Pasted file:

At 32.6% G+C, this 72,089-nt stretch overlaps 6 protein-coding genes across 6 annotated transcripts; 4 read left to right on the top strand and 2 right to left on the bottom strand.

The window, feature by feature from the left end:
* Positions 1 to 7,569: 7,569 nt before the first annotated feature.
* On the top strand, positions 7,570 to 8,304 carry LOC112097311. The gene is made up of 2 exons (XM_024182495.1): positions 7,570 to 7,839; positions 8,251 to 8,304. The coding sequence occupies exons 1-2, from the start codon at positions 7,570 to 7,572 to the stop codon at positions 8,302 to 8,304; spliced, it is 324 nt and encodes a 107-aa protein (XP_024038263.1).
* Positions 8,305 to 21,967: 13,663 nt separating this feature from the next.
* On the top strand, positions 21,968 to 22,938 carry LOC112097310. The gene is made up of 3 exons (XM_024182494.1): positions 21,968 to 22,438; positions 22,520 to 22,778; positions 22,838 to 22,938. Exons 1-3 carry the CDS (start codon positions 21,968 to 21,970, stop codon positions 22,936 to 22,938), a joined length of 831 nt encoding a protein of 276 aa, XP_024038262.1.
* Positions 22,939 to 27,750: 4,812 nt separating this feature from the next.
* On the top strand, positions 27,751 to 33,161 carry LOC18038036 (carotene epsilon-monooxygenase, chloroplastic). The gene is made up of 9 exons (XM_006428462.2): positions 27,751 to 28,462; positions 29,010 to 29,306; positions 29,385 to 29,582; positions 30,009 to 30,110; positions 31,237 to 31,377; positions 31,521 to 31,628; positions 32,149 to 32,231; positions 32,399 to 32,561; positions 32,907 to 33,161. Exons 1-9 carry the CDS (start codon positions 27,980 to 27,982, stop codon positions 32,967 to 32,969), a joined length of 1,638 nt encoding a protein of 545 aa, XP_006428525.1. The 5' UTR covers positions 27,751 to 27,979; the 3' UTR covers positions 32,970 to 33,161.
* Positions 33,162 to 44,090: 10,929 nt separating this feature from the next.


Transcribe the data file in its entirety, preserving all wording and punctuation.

At 32.6% G+C, this 72,089-nt stretch overlaps 6 protein-coding genes across 6 annotated transcripts; 4 read left to right on the top strand and 2 right to left on the bottom strand.

The window, feature by feature from the left end:
* Positions 1 to 7,569: 7,569 nt before the first annotated feature.
* On the top strand, positions 7,570 to 8,304 carry LOC112097311. The gene is made up of 2 exons (XM_024182495.1): positions 7,570 to 7,839; positions 8,251 to 8,304. The coding sequence occupies exons 1-2, from the start codon at positions 7,570 to 7,572 to the stop codon at positions 8,302 to 8,304; spliced, it is 324 nt and encodes a 107-aa protein (XP_024038263.1).
* Positions 8,305 to 21,967: 13,663 nt separating this feature from the next.
* On the top strand, positions 21,968 to 22,938 carry LOC112097310. The gene is made up of 3 exons (XM_024182494.1): positions 21,968 to 22,438; positions 22,520 to 22,778; positions 22,838 to 22,938. Exons 1-3 carry the CDS (start codon positions 21,968 to 21,970, stop codon positions 22,936 to 22,938), a joined length of 831 nt encoding a protein of 276 aa, XP_024038262.1.
* Positions 22,939 to 27,750: 4,812 nt separating this feature from the next.
* On the top strand, positions 27,751 to 33,161 carry LOC18038036 (carotene epsilon-monooxygenase, chloroplastic). The gene is made up of 9 exons (XM_006428462.2): positions 27,751 to 28,462; positions 29,010 to 29,306; positions 29,385 to 29,582; positions 30,009 to 30,110; positions 31,237 to 31,377; positions 31,521 to 31,628; positions 32,149 to 32,231; positions 32,399 to 32,561; positions 32,907 to 33,161. Exons 1-9 carry the CDS (start codon positions 27,980 to 27,982, stop codon positions 32,967 to 32,969), a joined length of 1,638 nt encoding a protein of 545 aa, XP_006428525.1. The 5' UTR covers positions 27,751 to 27,979; the 3' UTR covers positions 32,970 to 33,161.
* Positions 33,162 to 44,090: 10,929 nt separating this feature from the next.